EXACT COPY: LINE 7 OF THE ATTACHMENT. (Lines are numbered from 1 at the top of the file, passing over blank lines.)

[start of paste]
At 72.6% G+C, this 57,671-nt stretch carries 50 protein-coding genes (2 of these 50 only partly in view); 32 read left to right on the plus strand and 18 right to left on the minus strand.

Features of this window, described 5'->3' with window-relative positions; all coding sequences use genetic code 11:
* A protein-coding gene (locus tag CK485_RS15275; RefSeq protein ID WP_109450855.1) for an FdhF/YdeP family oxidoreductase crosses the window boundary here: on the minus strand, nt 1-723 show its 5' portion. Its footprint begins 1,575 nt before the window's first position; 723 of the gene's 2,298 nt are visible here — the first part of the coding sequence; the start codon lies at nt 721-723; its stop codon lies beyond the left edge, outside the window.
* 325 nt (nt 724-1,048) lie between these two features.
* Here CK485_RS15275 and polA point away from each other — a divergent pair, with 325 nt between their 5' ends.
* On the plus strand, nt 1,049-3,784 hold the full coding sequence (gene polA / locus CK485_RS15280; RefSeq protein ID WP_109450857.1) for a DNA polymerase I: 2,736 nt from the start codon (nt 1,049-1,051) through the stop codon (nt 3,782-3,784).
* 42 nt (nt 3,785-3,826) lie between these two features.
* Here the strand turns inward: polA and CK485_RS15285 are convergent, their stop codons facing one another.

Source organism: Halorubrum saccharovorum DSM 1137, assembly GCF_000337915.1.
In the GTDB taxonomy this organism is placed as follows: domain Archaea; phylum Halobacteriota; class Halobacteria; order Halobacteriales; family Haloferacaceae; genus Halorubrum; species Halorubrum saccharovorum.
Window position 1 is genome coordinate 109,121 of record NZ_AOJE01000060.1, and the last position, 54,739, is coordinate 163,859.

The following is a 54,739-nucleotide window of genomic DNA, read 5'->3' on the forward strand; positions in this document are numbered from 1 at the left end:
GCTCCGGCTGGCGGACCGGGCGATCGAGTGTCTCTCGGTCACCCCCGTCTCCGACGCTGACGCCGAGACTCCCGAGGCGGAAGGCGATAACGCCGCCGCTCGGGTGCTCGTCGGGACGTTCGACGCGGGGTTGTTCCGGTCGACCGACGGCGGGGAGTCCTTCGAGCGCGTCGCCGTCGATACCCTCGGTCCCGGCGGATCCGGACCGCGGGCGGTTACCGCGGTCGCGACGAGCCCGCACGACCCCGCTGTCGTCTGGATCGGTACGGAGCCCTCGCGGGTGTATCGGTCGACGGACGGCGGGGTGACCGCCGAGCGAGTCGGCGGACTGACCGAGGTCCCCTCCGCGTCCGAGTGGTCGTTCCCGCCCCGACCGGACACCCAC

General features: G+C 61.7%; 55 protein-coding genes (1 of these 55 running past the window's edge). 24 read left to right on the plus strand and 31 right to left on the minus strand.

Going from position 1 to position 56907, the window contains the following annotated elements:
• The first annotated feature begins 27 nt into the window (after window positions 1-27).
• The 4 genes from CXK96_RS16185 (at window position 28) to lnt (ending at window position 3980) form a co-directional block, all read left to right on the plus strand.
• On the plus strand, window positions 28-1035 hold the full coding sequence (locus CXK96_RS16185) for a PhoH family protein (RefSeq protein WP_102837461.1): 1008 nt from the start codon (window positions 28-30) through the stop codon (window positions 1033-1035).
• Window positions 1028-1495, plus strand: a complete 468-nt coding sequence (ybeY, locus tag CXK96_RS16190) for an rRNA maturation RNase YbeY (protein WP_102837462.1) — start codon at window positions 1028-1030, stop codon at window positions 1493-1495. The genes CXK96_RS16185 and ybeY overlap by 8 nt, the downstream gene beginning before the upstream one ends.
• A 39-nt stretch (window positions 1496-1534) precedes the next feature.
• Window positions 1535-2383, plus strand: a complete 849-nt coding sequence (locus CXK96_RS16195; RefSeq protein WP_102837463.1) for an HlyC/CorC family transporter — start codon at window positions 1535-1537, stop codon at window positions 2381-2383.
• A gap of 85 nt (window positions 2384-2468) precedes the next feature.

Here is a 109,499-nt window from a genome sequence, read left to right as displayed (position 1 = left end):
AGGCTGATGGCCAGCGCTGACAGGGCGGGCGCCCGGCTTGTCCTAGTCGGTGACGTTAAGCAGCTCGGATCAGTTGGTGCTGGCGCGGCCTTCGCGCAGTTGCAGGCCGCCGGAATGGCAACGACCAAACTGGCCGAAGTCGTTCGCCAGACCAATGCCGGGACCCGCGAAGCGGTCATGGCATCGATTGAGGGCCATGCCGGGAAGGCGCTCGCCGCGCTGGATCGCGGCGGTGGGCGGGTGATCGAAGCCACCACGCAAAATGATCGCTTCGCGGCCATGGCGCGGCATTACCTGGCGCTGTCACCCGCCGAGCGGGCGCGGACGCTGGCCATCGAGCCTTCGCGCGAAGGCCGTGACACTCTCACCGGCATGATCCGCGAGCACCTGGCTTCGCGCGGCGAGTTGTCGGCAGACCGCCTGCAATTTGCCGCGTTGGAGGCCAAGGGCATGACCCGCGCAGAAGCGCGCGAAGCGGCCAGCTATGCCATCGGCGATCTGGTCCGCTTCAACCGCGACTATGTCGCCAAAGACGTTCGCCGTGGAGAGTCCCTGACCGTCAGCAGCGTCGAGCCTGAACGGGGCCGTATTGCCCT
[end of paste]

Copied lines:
* 42 nt (nt 3,785-3,826) lie between these two features.